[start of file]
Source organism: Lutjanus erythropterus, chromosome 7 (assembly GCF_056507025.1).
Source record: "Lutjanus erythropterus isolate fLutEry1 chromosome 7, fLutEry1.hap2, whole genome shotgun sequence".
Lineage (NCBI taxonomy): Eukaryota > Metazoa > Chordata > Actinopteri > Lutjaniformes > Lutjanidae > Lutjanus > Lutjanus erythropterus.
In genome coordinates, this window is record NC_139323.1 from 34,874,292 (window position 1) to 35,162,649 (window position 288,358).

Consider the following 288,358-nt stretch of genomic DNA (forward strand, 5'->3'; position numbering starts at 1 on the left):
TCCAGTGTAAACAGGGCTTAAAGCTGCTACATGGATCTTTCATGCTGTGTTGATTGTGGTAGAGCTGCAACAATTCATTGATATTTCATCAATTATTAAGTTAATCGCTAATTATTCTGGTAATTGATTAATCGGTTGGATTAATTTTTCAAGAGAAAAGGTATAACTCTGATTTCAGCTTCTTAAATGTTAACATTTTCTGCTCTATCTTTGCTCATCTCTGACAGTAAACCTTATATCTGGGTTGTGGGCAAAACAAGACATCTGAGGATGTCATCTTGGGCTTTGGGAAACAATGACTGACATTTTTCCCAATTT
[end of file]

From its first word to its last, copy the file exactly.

Source organism: Lutjanus erythropterus, chromosome 7 (assembly GCF_056507025.1).
Source record: "Lutjanus erythropterus isolate fLutEry1 chromosome 7, fLutEry1.hap2, whole genome shotgun sequence".
Lineage (NCBI taxonomy): Eukaryota > Metazoa > Chordata > Actinopteri > Lutjaniformes > Lutjanidae > Lutjanus > Lutjanus erythropterus.
In genome coordinates, this window is record NC_139323.1 from 34,874,292 (window position 1) to 35,162,649 (window position 288,358).

Consider the following 288,358-nt stretch of genomic DNA (forward strand, 5'->3'; position numbering starts at 1 on the left):
TCCAGTGTAAACAGGGCTTAAAGCTGCTACATGGATCTTTCATGCTGTGTTGATTGTGGTAGAGCTGCAACAATTCATTGATATTTCATCAATTATTAAGTTAATCGCTAATTATTCTGGTAATTGATTAATCGGTTGGATTAATTTTTCAAGAGAAAAGGTATAACTCTGATTTCAGCTTCTTAAATGTTAACATTTTCTGCTCTATCTTTGCTCATCTCTGACAGTAAACCTTATATCTGGGTTGTGGGCAAAACAAGACATCTGAGGATGTCATCTTGGGCTTTGGGAAACAATGACTGACATTTTTCCCAATTT